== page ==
(Credit: Flickr/kentb)

You’re at the checkout counter with your credit card in hand when the cashier asks for your zip code. You may think the question is leading to a new American Apparel/Whole Foods/John Campbell’s Irish Bakery in your neighborhood. That may be, but Williams Sonoma was also building a reverse search database. You know, so the San Francisco-based retailer can figure out where you live….presumably to give you a new reason to update your opt-out profile with Catalog Choice.

Tracking zip codes like that violates the Song-Beverly Credit Card Act of 1971 (Civ. Code, § 1747 et seq.), according to the state Supreme Court.

Today’s 17 page ruling overturns an appellate court’s 2008 ruling to the contrary. The Supreme Court justices determined unanimously that Williams-Sonoma offered no reason that would justify “departing” from the “statute’s plain language, protective purpose and legislative history.”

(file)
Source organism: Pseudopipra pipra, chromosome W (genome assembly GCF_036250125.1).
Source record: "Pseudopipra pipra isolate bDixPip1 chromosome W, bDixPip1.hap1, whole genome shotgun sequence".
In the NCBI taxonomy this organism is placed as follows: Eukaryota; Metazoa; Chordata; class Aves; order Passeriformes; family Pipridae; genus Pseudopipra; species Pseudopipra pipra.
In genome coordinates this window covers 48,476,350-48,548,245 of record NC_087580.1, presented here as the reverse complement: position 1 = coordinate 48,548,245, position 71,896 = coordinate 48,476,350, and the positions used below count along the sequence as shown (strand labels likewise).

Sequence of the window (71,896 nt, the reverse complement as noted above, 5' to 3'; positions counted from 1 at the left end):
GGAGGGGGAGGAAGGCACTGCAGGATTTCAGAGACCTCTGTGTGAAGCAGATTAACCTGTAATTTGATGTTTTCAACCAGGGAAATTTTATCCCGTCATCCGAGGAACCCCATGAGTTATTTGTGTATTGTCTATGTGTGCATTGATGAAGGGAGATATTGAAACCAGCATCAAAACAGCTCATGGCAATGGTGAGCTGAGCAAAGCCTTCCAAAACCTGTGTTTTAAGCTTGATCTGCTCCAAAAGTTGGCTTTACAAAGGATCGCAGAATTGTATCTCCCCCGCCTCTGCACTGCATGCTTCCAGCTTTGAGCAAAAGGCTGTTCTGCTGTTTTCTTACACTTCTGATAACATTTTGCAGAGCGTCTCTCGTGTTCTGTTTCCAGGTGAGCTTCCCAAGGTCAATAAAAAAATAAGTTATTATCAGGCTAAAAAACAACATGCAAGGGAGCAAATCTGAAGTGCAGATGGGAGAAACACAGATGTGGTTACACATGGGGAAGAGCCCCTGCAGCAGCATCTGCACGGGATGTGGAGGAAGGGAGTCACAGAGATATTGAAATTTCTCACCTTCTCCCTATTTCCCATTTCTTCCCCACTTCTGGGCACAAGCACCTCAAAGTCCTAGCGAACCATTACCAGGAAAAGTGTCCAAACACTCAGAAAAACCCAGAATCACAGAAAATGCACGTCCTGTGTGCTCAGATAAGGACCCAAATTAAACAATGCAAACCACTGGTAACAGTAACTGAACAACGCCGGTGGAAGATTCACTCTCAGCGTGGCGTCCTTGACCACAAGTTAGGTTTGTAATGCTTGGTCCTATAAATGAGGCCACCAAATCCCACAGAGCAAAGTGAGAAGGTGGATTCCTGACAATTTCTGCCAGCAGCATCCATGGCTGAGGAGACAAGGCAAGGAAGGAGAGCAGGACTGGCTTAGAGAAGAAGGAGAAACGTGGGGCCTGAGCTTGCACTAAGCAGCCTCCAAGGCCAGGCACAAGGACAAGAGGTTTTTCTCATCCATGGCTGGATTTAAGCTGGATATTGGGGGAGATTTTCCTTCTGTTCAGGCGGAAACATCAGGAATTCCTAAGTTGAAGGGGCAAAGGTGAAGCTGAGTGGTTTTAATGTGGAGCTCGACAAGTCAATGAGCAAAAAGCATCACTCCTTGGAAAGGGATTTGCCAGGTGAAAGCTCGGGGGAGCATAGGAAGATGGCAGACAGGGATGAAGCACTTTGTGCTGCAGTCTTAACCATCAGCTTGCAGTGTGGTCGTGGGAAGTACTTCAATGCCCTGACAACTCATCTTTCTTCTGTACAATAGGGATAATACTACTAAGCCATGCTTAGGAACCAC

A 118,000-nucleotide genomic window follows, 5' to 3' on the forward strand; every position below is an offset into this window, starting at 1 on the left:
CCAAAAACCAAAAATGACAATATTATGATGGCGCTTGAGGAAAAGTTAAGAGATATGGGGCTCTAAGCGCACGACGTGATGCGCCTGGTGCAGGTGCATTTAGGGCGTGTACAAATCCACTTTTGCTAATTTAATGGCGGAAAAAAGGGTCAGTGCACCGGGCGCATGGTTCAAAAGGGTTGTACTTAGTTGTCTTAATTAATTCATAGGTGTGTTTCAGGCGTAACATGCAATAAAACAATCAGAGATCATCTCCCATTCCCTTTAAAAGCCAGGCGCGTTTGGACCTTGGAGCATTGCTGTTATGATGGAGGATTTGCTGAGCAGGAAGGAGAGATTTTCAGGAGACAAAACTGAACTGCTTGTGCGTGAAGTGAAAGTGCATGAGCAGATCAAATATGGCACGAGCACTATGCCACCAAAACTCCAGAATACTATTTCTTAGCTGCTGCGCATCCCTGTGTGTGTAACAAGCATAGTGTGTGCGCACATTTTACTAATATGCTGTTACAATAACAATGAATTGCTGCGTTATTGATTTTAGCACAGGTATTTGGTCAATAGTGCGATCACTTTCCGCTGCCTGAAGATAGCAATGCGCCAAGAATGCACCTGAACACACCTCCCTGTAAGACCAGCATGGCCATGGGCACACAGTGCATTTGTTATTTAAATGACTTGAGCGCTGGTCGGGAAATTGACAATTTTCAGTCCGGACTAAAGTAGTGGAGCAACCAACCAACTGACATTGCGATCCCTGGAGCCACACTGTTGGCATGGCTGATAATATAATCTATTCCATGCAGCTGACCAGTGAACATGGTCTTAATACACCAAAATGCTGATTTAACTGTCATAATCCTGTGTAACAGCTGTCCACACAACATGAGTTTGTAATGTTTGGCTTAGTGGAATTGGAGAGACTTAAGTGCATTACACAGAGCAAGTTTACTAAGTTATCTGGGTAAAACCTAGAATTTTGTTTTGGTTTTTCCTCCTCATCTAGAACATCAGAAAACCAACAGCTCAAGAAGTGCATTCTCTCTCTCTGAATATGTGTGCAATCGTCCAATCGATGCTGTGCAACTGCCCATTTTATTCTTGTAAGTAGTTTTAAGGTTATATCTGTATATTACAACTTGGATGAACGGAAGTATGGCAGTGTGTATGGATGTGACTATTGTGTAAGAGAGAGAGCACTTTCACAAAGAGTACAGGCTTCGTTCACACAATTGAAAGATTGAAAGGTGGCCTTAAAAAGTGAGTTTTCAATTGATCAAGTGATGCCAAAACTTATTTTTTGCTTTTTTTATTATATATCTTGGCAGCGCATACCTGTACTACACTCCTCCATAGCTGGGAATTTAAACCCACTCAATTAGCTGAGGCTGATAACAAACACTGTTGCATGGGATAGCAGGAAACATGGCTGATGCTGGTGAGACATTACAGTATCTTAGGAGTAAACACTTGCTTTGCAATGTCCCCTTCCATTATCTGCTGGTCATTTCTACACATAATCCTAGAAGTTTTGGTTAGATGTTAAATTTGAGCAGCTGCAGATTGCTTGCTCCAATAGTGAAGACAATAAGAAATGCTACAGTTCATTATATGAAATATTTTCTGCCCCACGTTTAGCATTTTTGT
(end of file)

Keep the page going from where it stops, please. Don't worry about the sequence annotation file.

This just in: Google Weddings. I like the Caribbean theme, but isn’t Google totally capable of reverse searching what computer I’m browsing on? Isn’t Williams-Sonoma as well?

Author

Rachael Myrow

From KQED’s Bureau in San Jose, Rachael Myrow covers politics, economics, technology, food and culture in a vast region extending from Burlingame to Edenvale to Fremont. This follows more than seven years waking at 3 am to host the daily version of KQED's California Report, broadcast on NPR affiliates throughout the state during NPR's Morning Edition. She still guest hosts for The California Report and Forum, blogs for Bay Area Bites, and files for NPR and PRI’s The World. Before KQED, she worked for Marketplace and KPCC in Los Angeles.

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